BY RICHARD SCHNEIDER
Most conservation problems involve trade-offs between environmental protection and economic development. Getting more of one generally means getting less of the other. But there are also situations where conservation objectives are themselves in conflict. These situations are challenging for conservationists to grapple with and they sometimes lead to divisions within the conservation community.
Current efforts to recover Alberta’s struggling caribou herds provide an example. The long-term solution is to restore the integrity of caribou habitat. But this process will take decades and many herds will not last that long without additional support. The most effective short-term measure is to reduce predation losses by culling wolves, and this is now occurring across seven caribou ranges in the province. This presents a difficult conservation trade-off. Are caribou really more important than wolves? Wolves are at the top of the food chain and their removal has a trickle-down effect on the entire ecosystem. On the other hand, wolf losses from culling are temporary whereas the loss of Alberta’s caribou would be permanent. Moreover, the habitat restoration measures now being implemented on behalf of caribou will benefit many other species over the long term (assuming that caribou remain on the landscape).
Another current example involves the transition from fossil fuels to renewable energy to combat climate change. If we are unable to limit the amount of warming to a relatively low level, much of northern Alberta will transition from boreal forest to grassland and parkland. In southern Alberta, high evaporation losses during summer will lead to water bodies drying out. Consequently, aggressive action on climate change is a conservation priority. However, as Lorne Fitch describes in this issue (page 22), the development of wind and solar power has negative effects of its own. For example, solar installations remove native prairie habitat and windmills kill birds and bats. Here we have another difficult conservation trade-off.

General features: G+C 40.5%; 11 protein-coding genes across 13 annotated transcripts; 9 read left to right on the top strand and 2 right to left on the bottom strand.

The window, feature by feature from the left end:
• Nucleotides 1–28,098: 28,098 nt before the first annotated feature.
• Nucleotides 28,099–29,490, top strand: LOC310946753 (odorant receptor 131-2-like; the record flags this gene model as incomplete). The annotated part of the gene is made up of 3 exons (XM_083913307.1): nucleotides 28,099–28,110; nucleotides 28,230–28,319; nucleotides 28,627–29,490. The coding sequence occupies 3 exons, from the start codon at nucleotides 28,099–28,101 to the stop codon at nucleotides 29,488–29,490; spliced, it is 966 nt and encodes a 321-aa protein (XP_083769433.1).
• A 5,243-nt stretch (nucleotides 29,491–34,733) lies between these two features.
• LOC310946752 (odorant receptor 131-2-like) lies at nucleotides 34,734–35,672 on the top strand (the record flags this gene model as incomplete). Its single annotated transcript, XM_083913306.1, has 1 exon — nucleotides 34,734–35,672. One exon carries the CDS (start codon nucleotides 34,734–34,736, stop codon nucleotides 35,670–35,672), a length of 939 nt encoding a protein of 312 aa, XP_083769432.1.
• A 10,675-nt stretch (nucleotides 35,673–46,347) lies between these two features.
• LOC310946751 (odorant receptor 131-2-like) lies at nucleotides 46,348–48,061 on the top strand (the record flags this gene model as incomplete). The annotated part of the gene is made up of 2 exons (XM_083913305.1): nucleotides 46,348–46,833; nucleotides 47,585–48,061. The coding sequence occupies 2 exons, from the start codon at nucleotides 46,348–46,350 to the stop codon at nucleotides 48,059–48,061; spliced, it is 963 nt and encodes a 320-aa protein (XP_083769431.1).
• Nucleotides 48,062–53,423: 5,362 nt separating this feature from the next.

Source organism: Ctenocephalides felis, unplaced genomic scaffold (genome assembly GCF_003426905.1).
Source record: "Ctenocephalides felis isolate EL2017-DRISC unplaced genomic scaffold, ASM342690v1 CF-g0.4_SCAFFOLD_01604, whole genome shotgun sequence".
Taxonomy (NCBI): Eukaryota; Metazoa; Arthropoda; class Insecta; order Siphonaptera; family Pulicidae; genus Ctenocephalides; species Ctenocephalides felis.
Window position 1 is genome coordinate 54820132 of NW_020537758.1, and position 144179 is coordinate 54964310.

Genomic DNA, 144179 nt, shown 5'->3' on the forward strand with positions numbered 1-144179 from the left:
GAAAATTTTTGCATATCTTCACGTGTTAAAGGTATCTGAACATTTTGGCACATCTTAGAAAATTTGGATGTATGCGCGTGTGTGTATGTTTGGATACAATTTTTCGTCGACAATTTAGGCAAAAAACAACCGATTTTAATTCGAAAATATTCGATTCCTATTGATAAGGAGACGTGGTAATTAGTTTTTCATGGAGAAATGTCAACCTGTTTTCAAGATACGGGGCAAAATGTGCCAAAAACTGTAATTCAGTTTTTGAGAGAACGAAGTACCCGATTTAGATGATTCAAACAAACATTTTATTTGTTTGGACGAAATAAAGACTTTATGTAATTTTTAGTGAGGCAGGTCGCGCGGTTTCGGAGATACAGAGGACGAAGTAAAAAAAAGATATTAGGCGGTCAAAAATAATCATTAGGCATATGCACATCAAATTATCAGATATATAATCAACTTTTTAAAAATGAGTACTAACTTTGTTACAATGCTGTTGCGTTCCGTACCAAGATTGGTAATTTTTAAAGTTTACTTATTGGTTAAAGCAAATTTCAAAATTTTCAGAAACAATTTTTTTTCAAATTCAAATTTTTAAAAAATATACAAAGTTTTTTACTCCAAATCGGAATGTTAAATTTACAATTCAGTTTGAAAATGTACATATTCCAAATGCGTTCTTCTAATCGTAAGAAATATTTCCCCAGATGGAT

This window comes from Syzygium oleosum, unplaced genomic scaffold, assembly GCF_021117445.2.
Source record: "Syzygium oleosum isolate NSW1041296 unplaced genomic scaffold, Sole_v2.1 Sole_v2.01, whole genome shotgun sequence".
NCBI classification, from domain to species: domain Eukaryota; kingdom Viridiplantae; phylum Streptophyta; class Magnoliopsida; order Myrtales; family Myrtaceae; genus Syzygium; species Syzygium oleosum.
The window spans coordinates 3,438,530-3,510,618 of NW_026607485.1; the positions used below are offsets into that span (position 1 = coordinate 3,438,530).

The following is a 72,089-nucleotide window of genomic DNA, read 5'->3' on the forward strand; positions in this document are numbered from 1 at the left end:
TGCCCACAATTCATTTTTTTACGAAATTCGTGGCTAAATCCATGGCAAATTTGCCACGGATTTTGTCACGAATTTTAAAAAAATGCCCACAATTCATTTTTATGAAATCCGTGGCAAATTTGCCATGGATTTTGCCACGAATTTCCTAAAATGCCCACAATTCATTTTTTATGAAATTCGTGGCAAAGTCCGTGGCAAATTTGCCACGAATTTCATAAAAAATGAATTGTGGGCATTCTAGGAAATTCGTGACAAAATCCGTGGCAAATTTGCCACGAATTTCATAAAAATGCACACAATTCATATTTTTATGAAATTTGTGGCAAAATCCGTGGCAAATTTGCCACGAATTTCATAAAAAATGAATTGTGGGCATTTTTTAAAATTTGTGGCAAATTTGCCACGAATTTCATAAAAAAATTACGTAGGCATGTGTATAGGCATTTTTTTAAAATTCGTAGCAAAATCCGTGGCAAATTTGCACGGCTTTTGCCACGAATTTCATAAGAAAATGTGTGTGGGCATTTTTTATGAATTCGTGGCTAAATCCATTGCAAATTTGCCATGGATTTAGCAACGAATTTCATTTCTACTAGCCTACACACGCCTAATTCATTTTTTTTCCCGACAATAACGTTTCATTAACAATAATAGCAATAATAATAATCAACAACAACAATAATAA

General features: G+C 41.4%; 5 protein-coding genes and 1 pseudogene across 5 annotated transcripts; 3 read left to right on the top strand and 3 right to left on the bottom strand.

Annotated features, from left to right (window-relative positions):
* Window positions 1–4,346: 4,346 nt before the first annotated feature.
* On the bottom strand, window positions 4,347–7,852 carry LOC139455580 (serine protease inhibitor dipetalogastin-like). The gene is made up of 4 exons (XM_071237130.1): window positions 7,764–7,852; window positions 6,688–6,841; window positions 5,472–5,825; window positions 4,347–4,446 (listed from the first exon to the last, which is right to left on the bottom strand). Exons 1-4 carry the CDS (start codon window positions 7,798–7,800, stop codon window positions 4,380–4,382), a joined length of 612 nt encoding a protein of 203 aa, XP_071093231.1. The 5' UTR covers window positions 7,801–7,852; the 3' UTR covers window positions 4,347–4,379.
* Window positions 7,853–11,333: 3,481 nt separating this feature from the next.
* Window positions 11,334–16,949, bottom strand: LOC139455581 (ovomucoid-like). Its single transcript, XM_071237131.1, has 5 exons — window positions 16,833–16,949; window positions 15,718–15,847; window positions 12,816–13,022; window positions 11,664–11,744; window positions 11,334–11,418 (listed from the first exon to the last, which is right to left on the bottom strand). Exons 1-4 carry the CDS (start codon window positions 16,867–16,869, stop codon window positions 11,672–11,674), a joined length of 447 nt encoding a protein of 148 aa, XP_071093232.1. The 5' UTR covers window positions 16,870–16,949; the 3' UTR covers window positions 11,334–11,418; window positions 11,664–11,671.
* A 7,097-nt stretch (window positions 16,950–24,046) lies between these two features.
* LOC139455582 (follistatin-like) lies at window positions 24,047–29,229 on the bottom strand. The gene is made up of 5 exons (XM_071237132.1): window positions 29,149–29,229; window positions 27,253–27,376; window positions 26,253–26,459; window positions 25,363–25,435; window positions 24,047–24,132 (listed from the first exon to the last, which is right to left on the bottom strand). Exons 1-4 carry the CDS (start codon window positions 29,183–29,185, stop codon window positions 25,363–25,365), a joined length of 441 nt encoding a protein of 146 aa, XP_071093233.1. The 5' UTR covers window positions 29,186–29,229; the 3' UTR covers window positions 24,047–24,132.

These sorts of problems are complex and need to be approached holistically. In the case of caribou recovery, there is much more at stake than the plight of caribou and wolves. Entire ecosystems are affected by the recovery measures. So the real question is: what actions provide the most good for the most species?
There is also the temporal dimension to consider. For example, the Alberta Utility Commission’s recent decision to deny plans for a large solar complex near Frank Lake, south of Calgary, is a win for local bird life. But if the transition to renewable energy stalls, Frank Lake itself will dry up as the climate warms in coming decades, resulting in a much greater loss for local wildlife.
The point is, there is more to conservation than the kneejerk rejection of unpalatable activities. We need to identify workable solutions that account for all dimensions of an issue, and this requires planning at the regional scale. Rather than the current open frontier approach to renewable energy projects, and subsequent site-by-site approval battles, we need regional guidelines that direct projects where they will do the least harm.
In the case of caribou, we already have a decent provincial range plan. The problem is the lack of political will to follow through on implementation. The upshot is that conflicting conservation objectives are usually not, in and of themselves, the root problem. Rather, it is the lack of appropriate planning and subsequent implementation that leaves us scrambling to choose between “least worst” options for dealing with intractable crises.
Richard Schneider is a conservation biologist who has worked on species at risk and land-use planning in Alberta for the past 30 years. He currently serves as the Executive Director of Nature Alberta.
This article originally ran in Nature Alberta Magazine – Summer 2023.